Hed Khiew: It doesn’t matter that much to me, because personally, I see it as a kind of ritual for “revealing” or “declaring” oneself. It could be about sharing with a trusted group when you’re ready or indicating a breaking point (like when you can’t hide it anymore). But it’s not universally significant for everyone, as our situations and experiences differ. I, myself, don’t see the need to come out in a formal way, as there hasn’t been an occasion requiring me to do so.
What’s more important than coming out is being out. Even if I don’t have to hide my gender or sexuality, it doesn’t mean I’m completely “out.” Even if I tell others that I’m non-binary, there’s no guarantee they won’t misgender me. Society’s binary thinking is deeply rooted, and our external appearances often conform to society’s definitions of male and female. I don’t have to face life-threatening situations or explicit discrimination for being open, but there’s still a feeling that some view me as reproductive organs walking around. Even if I’m okay with being myself, if the law, education system, and healthcare don’t accept my gender identity, the problem persists. So, I believe that a comfortable life for people with diverse gender identities depends on many factors, not just coming out. However, coming out remains an essential step for many with diverse gender identities, providing necessary safe spaces to express themselves comfortably.”
Fahmuii: Pansexual is real. We have our own identity. We can love anyone regardless of their gender. It’s not about whether someone is male, female, tomboy, lesbian, gay, transgender, or anything else. We can love whoever we want. It doesn’t mean we’re only focused on sexuality, though. It’s okay if others don’t understand us. Just respect us as much as you respect yourself, that’s enough.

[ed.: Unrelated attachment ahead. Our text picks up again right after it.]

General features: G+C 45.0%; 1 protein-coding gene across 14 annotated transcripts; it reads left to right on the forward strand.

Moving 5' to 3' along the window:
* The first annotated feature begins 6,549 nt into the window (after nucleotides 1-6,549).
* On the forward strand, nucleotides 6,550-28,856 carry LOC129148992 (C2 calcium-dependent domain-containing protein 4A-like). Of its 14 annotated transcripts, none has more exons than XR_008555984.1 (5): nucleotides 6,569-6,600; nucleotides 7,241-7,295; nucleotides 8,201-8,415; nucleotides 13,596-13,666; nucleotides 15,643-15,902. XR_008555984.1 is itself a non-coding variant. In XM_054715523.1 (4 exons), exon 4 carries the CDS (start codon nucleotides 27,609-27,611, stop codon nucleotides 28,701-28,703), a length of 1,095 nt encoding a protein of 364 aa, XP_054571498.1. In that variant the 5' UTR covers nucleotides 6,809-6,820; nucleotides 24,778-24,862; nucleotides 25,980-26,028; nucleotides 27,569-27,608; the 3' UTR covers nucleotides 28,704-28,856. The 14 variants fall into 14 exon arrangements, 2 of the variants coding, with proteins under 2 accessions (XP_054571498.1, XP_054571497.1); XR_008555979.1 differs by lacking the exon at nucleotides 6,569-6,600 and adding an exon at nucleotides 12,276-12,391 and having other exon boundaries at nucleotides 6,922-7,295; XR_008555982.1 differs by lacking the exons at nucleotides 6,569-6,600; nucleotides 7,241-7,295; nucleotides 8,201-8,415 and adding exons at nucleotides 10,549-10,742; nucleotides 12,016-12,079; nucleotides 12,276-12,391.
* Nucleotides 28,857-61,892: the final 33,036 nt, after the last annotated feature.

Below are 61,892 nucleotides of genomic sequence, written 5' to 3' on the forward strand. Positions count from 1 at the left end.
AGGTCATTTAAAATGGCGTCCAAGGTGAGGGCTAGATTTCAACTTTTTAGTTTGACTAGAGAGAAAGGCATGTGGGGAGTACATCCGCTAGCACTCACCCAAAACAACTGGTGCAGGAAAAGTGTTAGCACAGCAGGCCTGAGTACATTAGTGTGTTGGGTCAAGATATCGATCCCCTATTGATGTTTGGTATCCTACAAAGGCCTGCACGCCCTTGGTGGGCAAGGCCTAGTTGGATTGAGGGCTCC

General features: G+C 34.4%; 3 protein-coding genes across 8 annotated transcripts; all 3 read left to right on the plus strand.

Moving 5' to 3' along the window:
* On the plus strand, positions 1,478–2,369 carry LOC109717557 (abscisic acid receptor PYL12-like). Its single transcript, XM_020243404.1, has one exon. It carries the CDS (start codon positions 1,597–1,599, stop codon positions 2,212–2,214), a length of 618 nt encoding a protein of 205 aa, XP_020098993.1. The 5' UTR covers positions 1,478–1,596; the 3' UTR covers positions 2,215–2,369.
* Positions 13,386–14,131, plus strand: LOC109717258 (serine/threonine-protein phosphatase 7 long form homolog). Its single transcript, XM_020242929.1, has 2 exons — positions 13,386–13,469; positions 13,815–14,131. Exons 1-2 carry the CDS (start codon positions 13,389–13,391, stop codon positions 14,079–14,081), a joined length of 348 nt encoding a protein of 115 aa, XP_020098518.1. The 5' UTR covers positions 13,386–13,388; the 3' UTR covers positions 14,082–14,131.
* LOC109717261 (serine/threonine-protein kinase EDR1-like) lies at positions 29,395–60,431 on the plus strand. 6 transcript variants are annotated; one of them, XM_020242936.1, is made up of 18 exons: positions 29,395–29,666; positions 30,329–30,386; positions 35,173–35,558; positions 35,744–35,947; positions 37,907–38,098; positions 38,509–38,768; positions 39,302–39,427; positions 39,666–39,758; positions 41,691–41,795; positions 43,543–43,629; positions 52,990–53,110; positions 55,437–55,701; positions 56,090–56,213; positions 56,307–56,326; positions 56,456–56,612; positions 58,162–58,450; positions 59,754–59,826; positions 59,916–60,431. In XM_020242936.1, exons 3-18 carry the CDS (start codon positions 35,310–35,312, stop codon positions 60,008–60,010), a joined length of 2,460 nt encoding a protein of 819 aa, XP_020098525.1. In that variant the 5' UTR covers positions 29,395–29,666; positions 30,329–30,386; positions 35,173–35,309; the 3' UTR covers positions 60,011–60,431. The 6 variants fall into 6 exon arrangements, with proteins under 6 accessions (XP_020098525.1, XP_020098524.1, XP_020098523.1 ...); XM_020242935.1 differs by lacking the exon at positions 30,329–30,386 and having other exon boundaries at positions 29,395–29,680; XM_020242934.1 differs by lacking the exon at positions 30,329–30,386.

Homdang: Seeing me as a human being is enough. If someone asks about my gender, I would say that I can’t answer right now. That i'm still in a phase of self-discovery, which is completely normal. Ultimately, I want them to see me as just an ordinary human being. Because if viewed through a gender lens, they might just see me as male or female. I’d rather have them see me as a human first and foremost, nothing more than that.
Parker: Usually, when people talk about asexuality, they might assume it’s just about not wanting to have sex with anyone or lacking sexual feelings. I mean, there might be some asexual individuals like that, but that’s not the defining characteristic of asexuality. Asexuality is a group of people who don’t experience a strong sexual attraction to anyone or may experience it infrequently. Many asexual individuals choose not to have any sexual involvement, but that doesn’t mean asexuality excludes the possibility of having sex.
When people say they’re aromantic, others might feel sorry for them, assuming they lack romantic love for anyone. It’s as if they pity us for not experiencing romantic relationships like other teenagers, or they worry we’ll feel lonely. Why would not having a romantic relationship mean we should be pitied? This is who we are, our preferences. If anyone should be pitied, it’s for society not understanding our identities.
Hed Khiew: It seems like society still struggles to fully accept asexuality and aromanticism alongside other sexual orientations. Maybe that’s because these aspects of me often get overlooked, and I was never really taught to think about my own attractions. It’s like society links love, sex, and family together so tightly that people assume feeling romantic love and sexual attraction is a basic part of life. But those of us who don't fit into that mold are often seen as unusual, even though love and sex don’t define me completely.
If I don’t see same-sex love (and other non-traditional orientations) as weird, then I should also see not feeling romantic attraction or not having a partner as equally normal. The key is that when I define who I am, it’s not a quick answer and it’s not something that has to change the minute my feelings do. Questioning asexuality shouldn’t only happen when my sexual desires seem to disappear, because it’s not tied to that.